I’m sitting in a hotel room with my family sound asleep around me, it’s about 10 degrees outside and we couldn’t be further away from the warmth of our Southern California home.

It’s a funny thing to do the holiday this way, without our decorations, our tree, our home-based friends, ways & rituals. We made the decision to leave those things behind for a bit in exchange for more extended family access. What a luxury.

I’ve spent many years as a single mama (almost 1/2 of the 23 years I’ve been parenting), and I find my thoughts drifting to those who might be carrying a heavy heart and a whole lot of extra responsibility today, tonight, tomorrow (and maybe always).

A late night of wrapping gifts alone knowing you’ll be up and at it in what will seem like minutes,  with bleary eyes and often “did I do enough” thoughts, can make for one of the loneliest nights of the year.

I find my thoughts drifting to those who might be struggling with the heaviness and pain of loss. Loss of a parent, of a child, a friend, or even of their own childhood.

I find my thoughts drifting to those who might be navigating trauma and anxiety disorders, minds that do their best to help us survive but who unfortunately can do great harm with their outdated and ineffective ways.

I find my thoughts drifting to those who might feel displaced during this time of year, who haven’t quite figured out a way to not participate in Christmas without feeling like they’re depriving themselves or their children of a great collective tradition.

I find my thoughts wanting to visit the places within myself that can question everything, and tear down my own joy in seconds flat. The cunning thoughts that with incredible precision can tell me that I got it wrong, what I overdid, how I didn’t do enough, the ways I missed the boat, the ways I just didn’t make it magical or meaningful enough this year.

{that was a lot, this is a good time to exhale, drop your shoulders maybe, reach up to the sun, breathe and expand}

Listen, I don’t say these things to be a bummer. I promise.

I say them because this is a season of light, of bringing light to the darkness, and that means not shoving our pain, our shame, our struggle into the shadows. That might even mean setting a spot at your beautifully decorated Christmas table and inviting your most tricky parts to sit down for dinner.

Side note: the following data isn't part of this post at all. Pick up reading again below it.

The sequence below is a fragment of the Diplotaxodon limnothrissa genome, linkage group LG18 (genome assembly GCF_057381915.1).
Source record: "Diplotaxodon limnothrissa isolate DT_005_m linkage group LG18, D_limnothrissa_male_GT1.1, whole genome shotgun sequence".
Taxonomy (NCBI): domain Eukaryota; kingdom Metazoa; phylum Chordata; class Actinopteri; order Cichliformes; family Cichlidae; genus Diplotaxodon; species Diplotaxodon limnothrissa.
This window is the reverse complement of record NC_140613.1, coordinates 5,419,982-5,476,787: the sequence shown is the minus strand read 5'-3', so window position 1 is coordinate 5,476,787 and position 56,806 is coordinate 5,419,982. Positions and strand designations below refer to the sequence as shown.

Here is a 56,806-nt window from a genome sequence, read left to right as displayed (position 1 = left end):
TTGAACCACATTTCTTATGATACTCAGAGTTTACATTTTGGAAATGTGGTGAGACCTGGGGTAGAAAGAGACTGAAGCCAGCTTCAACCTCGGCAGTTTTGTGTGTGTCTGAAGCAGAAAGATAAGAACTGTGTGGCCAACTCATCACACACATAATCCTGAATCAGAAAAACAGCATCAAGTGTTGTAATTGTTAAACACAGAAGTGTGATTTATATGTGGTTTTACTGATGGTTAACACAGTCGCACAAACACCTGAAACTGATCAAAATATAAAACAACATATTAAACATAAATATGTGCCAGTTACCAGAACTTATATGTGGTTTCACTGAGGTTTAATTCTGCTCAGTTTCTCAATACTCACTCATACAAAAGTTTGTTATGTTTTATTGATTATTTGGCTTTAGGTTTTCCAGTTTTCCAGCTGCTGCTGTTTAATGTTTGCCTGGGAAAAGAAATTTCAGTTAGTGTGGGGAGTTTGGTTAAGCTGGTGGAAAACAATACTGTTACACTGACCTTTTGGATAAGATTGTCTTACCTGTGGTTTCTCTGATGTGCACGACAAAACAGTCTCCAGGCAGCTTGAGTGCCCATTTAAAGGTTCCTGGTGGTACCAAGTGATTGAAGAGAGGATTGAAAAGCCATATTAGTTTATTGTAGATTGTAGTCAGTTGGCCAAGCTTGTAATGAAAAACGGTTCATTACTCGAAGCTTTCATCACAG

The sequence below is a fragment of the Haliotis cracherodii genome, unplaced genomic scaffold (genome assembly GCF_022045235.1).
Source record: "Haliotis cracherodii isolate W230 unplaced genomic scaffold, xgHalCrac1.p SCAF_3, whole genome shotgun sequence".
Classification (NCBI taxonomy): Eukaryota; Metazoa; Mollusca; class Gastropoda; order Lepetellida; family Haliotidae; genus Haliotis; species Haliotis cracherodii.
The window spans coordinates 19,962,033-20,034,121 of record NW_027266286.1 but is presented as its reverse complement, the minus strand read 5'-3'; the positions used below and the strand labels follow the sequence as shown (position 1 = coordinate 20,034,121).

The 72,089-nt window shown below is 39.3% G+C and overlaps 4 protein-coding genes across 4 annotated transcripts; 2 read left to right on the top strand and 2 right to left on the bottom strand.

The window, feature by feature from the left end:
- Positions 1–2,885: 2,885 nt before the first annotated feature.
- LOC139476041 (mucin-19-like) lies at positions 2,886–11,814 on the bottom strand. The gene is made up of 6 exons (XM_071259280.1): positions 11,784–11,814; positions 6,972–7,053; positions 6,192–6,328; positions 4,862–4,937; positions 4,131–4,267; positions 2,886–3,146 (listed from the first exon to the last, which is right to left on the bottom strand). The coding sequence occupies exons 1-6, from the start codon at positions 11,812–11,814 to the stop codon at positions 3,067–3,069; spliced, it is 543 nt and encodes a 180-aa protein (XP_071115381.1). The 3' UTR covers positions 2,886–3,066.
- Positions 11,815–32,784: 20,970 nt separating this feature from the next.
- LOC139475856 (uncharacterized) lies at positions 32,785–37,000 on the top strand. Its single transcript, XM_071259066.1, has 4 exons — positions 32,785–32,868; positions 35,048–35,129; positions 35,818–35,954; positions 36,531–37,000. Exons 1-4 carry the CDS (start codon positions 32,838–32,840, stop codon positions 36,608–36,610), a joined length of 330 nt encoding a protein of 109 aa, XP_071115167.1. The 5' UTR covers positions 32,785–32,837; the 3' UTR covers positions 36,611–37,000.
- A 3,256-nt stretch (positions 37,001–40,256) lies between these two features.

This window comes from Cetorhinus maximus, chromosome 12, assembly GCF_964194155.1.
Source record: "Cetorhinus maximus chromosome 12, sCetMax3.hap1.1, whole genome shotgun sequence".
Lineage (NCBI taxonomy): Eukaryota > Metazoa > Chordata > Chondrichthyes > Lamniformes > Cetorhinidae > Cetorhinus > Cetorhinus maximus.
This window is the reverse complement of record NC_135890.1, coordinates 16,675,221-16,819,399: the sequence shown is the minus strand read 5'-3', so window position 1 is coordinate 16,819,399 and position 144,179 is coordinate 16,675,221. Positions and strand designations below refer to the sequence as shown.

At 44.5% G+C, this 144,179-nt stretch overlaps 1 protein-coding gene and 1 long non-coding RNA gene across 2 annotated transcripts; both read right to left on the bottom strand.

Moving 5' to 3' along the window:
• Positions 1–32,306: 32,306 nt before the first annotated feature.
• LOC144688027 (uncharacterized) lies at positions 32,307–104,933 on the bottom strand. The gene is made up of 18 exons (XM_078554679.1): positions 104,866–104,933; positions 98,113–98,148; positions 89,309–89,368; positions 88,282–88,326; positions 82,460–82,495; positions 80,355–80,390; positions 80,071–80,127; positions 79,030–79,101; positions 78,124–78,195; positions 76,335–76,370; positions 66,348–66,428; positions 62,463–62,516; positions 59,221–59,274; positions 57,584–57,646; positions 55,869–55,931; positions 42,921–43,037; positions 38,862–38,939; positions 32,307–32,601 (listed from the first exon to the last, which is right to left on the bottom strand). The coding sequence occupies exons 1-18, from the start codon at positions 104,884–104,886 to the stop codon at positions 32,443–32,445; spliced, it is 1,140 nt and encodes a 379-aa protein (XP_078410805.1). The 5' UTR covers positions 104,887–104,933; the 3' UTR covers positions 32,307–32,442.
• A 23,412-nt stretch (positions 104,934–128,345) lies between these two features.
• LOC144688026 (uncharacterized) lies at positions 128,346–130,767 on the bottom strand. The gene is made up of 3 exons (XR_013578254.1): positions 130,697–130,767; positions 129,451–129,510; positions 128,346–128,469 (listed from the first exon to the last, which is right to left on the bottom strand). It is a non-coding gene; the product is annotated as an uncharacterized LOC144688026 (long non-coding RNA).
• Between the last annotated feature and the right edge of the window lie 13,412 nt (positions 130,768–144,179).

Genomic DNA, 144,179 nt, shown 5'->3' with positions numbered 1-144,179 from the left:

I say them because maybe you needed to know you’re not the only one who goes through these things, maybe one single mama, or grief-stricken human, or anxiety suffering person will read this and feel less alone.

If you find comfort, peace, and joy elusive, if you’re struggling with moments of great sorrow, anxiety, doubt, or suffering of any kind, please know you are not alone. Please know you are human, you are worthy, and you are in need of even greater self-love, compassion, and care – so don’t you dare go down the self-punishing path of deprivation or neglect.

And in case it helps you stay connected to yourself, here’s a list of basics :::

  • Drink water – find a glass or jar you like and just keep filling it back up. Imagine each time you fill it that you too are being filled with light, with love, with nourishment.
  • Breathe and stretch – set an alarm on your phone if you need to but every hour or two sneak away for a minute and take a nice big deep couple of breaths. Raise your hands to the sky as you inhale and float them down to your heart as you exhale (the mini-est sun salutation ever)
  • See yourself in the mirror a couple of times a day. Really see and love who is there. Tell her, and breathe that love into all the places that need it.
  • Be in front of the camera, don’t shy away. Make this act a declaration of self-love and worth. No shrinking. This is medicine for you and as a bonus, your future self will be thrilled.
  • Indulge in sustaining available pleasures, if you love gift giving – go for it! If you love singing holiday tunes at the top of your lungs or spontaneous (or planned) kitchen and living room dance parties, get to it! Free yourself up and give yourself permission to have all the joy you want. You’re not betraying anyone with your happiness.
  • Find someone who will be witness to your pain, your dark, and your hard. Ask them to just hear you, without judgment, without fixes, and with total confidence.
  • Make your own list – if it feels good, jot down the specific things that help you feel safe and whole. We tend to forget when we’re “in it” lists like these are great acts of self-care.

My hope for us all is that today and the days that follow are filled with joy, with gifts, with laughter, love, folks that lift you and love you up. With meaning-making, harmony, growth, comfort, compassion, health, and all good things. I wish these things (or something even better) for all of us whether you celebrate Christmas or not.

Sending you so much love,

Danielle
PS.

If you need a witness, my email box is open to you. I’m the only one who checks them and I promise to read whatever you send with grace, and love, and total confidence.

PPS.

If you need a song to make you smile (and maybe dance and sing), this or this may just do the trick!

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Danielle

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